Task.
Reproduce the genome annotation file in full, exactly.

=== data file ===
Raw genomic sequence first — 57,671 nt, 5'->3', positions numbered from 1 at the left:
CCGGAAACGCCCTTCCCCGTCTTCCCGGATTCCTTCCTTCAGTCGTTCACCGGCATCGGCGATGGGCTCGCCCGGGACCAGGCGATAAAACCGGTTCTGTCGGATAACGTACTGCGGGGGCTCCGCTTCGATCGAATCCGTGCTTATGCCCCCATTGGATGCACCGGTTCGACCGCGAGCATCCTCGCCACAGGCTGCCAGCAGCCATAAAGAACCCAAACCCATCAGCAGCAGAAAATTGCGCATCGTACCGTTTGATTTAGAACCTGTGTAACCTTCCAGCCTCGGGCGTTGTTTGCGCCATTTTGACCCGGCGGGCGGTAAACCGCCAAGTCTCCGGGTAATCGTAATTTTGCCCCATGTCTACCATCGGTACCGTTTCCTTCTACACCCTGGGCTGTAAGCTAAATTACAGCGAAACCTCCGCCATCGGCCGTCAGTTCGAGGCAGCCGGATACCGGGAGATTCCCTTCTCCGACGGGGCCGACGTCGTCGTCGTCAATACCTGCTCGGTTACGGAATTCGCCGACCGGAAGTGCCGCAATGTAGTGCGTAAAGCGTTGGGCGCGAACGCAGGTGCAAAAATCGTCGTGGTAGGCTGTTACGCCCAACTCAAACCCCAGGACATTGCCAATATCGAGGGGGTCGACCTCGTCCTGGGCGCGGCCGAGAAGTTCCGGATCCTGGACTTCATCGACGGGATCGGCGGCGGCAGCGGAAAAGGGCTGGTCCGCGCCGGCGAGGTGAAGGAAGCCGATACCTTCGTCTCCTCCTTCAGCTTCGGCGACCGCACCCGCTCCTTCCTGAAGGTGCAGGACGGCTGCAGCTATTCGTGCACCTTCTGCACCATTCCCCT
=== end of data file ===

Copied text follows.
Raw genomic sequence first — 57,671 nt, 5'->3', positions numbered from 1 at the left:
CCGGAAACGCCCTTCCCCGTCTTCCCGGATTCCTTCCTTCAGTCGTTCACCGGCATCGGCGATGGGCTCGCCCGGGACCAGGCGATAAAACCGGTTCTGTCGGATAACGTACTGCGGGGGCTCCGCTTCGATCGAATCCGTGCTTATGCCCCCATTGGATGCACCGGTTCGACCGCGAGCATCCTCGCCACAGGCTGCCAGCAGCCATAAAGAACCCAAACCCATCAGCAGCAGAAAATTGCGCATCGTACCGTTTGATTTAGAACCTGTGTAACCTTCCAGCCTCGGGCGTTGTTTGCGCCATTTTGACCCGGCGGGCGGTAAACCGCCAAGTCTCCGGGTAATCGTAATTTTGCCCCATGTCTACCATCGGTACCGTTTCCTTCTACACCCTGGGCTGTAAGCTAAATTACAGCGAAACCTCCGCCATCGGCCGTCAGTTCGAGGCAGCCGGATACCGGGAGATTCCCTTCTCCGACGGGGCCGACGTCGTCGTCGTCAATACCTGCTCGGTTACGGAATTCGCCGACCGGAAGTGCCGCAATGTAGTGCGTAAAGCGTTGGGCGCGAACGCAGGTGCAAAAATCGTCGTGGTAGGCTGTTACGCCCAACTCAAACCCCAGGACATTGCCAATATCGAGGGGGTCGACCTCGTCCTGGGCGCGGCCGAGAAGTTCCGGATCCTGGACTTCATCGACGGGATCGGCGGCGGCAGCGGAAAAGGGCTGGTCCGCGCCGGCGAGGTGAAGGAAGCCGATACCTTCGTCTCCTCCTTCAGCTTCGGCGACCGCACCCGCTCCTTCCTGAAGGTGCAGGACGGCTGCAGCTATTCGTGCACCTTCTGCACCATTCCCCT